The fallout from last week’s massive explosion in the Chinese port of Tianjin continues to worsen, despite Beijing’s best efforts to play down the danger to the public.
The official death toll from the apocalyptic blast - which was described by witnesses as akin to a nuclear explosion - has risen to 114. Some reports suggest the number of people confirmed killed may ultimately rise to 1,400. Some 6,000 have been displaced and more than 700 are reported injured. "The whole sky was lit up, and the blast wave sent me into the air," a first responder told local media, describing the scene that unfolded last Wednesday. "My helmet was gone. It was like a different world, with flames falling like raindrops on my head."
Speaking of raindrops, authorities now fear that storms in the area could transform sodium cyanide (which is water soluble) present on the scene into hydrogen cyanide. Here’s the CDC’s definition of hydrogen cyanide:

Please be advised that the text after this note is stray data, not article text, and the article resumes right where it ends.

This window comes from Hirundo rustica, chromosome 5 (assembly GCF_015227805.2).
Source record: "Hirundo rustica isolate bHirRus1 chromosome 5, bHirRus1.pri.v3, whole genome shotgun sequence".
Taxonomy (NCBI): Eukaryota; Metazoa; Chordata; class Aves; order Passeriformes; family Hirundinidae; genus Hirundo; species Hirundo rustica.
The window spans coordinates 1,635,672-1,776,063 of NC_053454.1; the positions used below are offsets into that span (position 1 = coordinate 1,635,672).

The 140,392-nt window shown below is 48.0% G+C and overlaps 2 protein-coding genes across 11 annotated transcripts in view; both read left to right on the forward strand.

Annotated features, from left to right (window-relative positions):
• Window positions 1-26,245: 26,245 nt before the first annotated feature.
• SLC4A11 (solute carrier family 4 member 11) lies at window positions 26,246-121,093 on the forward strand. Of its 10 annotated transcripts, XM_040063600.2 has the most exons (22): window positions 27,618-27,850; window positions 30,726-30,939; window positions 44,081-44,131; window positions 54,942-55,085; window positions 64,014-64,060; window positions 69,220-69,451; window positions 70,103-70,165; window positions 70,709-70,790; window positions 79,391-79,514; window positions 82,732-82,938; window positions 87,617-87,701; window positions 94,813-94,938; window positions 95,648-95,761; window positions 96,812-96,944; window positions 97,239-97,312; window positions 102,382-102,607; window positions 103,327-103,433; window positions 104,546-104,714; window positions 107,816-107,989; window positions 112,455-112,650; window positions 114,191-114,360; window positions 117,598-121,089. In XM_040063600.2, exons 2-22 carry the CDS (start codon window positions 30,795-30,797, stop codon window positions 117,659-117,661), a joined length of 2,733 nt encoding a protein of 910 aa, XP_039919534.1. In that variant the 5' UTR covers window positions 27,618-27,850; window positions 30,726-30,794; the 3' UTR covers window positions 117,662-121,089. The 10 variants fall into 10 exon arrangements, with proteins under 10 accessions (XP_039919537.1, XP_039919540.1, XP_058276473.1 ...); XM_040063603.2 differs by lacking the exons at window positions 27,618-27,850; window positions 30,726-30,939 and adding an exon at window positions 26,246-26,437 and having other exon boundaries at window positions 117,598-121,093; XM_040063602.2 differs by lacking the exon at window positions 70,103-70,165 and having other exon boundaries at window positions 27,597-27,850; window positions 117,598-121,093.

Hydrogen cyanide (AC) is a systemic chemical asphyxiant. It interferes with the normal use of oxygen by nearly every organ of the body. Exposure to hydrogen cyanide (AC) can be rapidly fatal. It has whole-body (systemic) effects, particularly affecting those organ systems most sensitive to low oxygen levels: the central nervous system (brain), the cardiovascular system (heart and blood vessels), and the pulmonary system (lungs). Hydrogen cyanide (AC) is a chemical warfare agent (military designation, AC). It is used commercially for fumigation, electroplating, mining, chemical synthesis, and the production of synthetic fibers, plastics, dyes, and pesticides. Hydrogen cyanide (AC) gas has a distinctive bitter almond odor (others describe a musty "old sneakers smell"), but a large proportion of people cannot detect it; the odor does not provide adequate warning of hazardous concentrations. It also has a bitter burning taste and is often used as a solution in water.